Using wool and plant fibers in making jewelry and prayer beads
Fatwa No: 308164

  • Fatwa Date:5-1-2016 - Rabee' Al-Awwal 25, 1437
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Assalaamu alaykum. I have been Muslim for about ten months now, and I will soon be taking part in a ladies sales event in a local mosque environment with another sister. I graduated from university last year with a degree in Jewellery, and I want to enquire about the use of wool and recycled plant fibres to create jewellery and prayer beads. The type of fibres that I would like to use is sheep wool, camel wool, alpaca, rabbit wool, and goat wool, and by plant fibres, I mean banana fibres, linen, and flax. Would it be permissable to use these types of materials for prayer beads and jewellery? Thank you, and I hope to hear back from you soon. May Allaah reward you. Sister Fran


All perfect praise be to Allaah, The Lord of the Worlds. I testify that there is none worthy of worship except Allaah and that Muhammad, sallallaahu ʻalayhi wa sallam, is His slave and Messenger. 

First of all, we praise Allaah for guiding you to the true faith; we implore Him to bless us and you with steadfastness on the straight path until the day that we shall meet Him. We advise you, dear Sister, to strive in inviting people to Islam so that they will be guided to the true religion, as you have been. Try to do your best in calling people to Allaah; verily, this is one of the greatest and most rewardable acts of worship. Allaah, The Exalted, says (what means): {And who is better in speech than one who invites to Allaah and does righteousness and says, "Indeed, I am of the Muslims."} [Quran 41:33] Striving to guide others to the straight path is one of the greatest righteous deeds that draw their doer closer to Allaah, as underlined in the authentic hadeeth that reads, “By Allaah, if one man is guided to the right path through you, it would be better for you than red camels (meaning the most valuable wealth).” [Al-Bukhari and Muslim]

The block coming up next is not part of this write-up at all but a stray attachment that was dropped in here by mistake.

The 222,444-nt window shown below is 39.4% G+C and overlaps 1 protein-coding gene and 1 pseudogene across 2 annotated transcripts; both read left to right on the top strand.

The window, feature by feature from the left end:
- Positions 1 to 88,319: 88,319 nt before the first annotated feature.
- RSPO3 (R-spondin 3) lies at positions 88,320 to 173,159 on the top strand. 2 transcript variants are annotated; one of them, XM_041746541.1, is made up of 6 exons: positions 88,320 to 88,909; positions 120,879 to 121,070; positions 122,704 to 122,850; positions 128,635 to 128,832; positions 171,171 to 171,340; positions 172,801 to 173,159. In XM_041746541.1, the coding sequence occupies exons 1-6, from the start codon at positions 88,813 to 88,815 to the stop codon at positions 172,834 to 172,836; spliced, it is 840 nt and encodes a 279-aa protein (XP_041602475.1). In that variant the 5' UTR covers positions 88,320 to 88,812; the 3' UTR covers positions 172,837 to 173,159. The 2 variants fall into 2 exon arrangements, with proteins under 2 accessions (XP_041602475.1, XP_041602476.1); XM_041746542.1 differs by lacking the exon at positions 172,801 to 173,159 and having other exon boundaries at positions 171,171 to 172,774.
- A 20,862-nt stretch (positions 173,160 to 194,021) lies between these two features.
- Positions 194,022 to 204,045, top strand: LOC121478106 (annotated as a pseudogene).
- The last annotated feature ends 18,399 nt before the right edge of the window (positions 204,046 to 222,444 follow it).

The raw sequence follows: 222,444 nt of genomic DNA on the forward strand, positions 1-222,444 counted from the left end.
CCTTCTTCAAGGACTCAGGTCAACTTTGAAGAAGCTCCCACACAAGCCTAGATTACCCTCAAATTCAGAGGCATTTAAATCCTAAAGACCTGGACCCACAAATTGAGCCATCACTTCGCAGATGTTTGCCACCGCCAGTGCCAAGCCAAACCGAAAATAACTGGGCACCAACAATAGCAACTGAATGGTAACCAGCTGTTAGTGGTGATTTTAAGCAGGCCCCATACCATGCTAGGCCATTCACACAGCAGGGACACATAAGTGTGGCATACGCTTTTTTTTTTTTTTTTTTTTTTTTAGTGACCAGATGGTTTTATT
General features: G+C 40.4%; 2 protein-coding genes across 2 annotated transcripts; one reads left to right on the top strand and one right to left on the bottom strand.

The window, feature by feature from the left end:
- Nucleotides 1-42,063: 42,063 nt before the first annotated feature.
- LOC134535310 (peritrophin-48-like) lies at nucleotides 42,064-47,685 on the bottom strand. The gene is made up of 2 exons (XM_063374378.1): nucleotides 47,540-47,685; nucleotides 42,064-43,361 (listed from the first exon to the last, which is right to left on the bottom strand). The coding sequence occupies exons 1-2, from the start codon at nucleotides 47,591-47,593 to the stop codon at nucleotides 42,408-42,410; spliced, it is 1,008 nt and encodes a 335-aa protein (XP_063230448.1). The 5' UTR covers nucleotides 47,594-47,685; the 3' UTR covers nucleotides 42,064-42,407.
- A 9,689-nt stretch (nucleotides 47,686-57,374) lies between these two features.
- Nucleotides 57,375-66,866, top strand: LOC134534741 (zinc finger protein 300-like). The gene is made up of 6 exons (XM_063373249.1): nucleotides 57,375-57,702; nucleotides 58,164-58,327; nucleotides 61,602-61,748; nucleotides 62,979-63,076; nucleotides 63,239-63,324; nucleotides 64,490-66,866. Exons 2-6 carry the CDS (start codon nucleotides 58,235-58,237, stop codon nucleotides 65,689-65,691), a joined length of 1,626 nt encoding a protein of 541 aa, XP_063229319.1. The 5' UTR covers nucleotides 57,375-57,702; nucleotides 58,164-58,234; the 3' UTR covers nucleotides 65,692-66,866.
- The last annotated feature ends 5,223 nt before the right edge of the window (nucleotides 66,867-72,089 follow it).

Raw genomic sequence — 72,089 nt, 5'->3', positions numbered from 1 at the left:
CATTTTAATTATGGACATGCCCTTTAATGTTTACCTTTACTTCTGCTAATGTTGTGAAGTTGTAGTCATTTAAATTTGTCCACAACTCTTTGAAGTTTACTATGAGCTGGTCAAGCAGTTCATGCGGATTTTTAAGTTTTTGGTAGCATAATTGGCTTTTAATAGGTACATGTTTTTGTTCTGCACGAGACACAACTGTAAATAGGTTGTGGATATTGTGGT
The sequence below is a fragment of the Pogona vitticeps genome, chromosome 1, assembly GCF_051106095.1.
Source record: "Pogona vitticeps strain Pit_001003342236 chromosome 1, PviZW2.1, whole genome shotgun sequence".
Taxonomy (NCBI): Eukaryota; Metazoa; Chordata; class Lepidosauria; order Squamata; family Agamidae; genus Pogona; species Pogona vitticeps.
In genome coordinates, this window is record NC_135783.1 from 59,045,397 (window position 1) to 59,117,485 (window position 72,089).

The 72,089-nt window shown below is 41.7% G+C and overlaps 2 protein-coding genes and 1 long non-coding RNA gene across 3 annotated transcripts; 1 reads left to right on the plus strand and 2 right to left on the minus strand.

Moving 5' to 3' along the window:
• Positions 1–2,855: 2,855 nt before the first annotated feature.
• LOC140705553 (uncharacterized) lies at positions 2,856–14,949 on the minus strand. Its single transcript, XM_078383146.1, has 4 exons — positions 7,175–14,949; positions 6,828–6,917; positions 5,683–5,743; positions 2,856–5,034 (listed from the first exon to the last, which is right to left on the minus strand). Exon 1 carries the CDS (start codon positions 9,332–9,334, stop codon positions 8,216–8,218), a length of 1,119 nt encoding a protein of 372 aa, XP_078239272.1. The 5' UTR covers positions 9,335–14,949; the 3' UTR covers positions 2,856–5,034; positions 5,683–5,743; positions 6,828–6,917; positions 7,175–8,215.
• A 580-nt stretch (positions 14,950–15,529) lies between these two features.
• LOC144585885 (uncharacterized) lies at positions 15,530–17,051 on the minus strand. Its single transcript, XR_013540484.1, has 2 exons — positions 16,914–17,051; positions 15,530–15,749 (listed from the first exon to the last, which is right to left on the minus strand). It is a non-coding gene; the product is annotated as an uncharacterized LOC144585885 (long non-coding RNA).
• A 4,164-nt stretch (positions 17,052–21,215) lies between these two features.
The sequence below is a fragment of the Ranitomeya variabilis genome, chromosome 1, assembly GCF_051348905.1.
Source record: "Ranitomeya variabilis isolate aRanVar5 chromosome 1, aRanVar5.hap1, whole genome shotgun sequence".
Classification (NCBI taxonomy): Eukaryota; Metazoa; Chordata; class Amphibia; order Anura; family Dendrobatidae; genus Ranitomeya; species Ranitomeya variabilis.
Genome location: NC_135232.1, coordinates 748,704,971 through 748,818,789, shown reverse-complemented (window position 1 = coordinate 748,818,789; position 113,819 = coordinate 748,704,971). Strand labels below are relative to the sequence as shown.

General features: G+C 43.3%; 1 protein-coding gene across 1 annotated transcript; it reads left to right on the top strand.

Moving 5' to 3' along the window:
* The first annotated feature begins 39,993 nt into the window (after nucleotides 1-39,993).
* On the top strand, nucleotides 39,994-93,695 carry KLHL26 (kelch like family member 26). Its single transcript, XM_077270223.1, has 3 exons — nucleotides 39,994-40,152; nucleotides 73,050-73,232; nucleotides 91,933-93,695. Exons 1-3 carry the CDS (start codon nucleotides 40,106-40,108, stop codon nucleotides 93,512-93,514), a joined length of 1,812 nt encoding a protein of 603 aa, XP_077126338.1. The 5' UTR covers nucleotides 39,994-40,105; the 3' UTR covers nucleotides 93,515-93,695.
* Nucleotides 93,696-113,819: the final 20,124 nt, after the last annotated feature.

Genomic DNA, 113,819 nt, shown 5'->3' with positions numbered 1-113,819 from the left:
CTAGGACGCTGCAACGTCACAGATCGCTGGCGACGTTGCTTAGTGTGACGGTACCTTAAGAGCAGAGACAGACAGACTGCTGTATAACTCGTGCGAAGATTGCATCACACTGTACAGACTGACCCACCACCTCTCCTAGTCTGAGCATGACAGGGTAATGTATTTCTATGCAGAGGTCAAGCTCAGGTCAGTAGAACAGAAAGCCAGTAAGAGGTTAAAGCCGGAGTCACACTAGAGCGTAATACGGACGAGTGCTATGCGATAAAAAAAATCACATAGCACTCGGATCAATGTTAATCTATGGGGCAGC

As for your question, there is no harm in using wool and animal hair in making jewelry and prayer beads as long as they belong to animals whose meat is lawful for consumption. The majority of the Muslim scholars maintained that it is permissible for the Muslim to avail himself of the wool, fur, and hair of the animals the flesh of which Muslims are allowed to consume, even if these animals were dead (the prohibition on the dead animal is explicitly in regards to eating it, not on using its fur, hair, or skin for other lawful purposes). The Kuwaiti Encyclopedia of Islamic Jurisprudence reads:

The majority of the scholars from the Hanafi, Maaliki, and Hanbali schools of Fiqh held that the wool, hair, and fur of a dead animal are pure and that it is lawful for the Muslim to avail himself of them. This is the view adopted by Al-Hasan, Ibn Seereen, Saʻeed ibn Al-Musayyib, Ibraaheem An-Nakhaʻi, Al-Layth ibn Saʻd, Al-Awzaaʻi, Ibn Al-Munthir and others. They brought forth as evidence the verse that reads (what means): {... and from their wool, fur and hair is furnishing and enjoyment for a time.} [Quran 16:80] The permissibility in the verse is general without any distinction between the duly slaughtered animals and the dead animals. Moreover, the verse indicates reminding mankind of the great blessings that Allaah has conferred upon them; Allaah would not remind His slaves of His blessings bestowed upon them by making reference to impure things that are deemed unlawful for Muslims to avail themselves of. They also relied on the hadeeth on the dead animal, which reads, 'It is the eating (of the dead animal) that is prohibited...'

Also, there is no religious impediment to using plant fibers since they are ritually pure. In principle, all things are declared ritually pure unless proven otherwise by a sharee'ah ruling. Hence, it is lawful to use such fibers for lawful purposes.

Allaah knows best.

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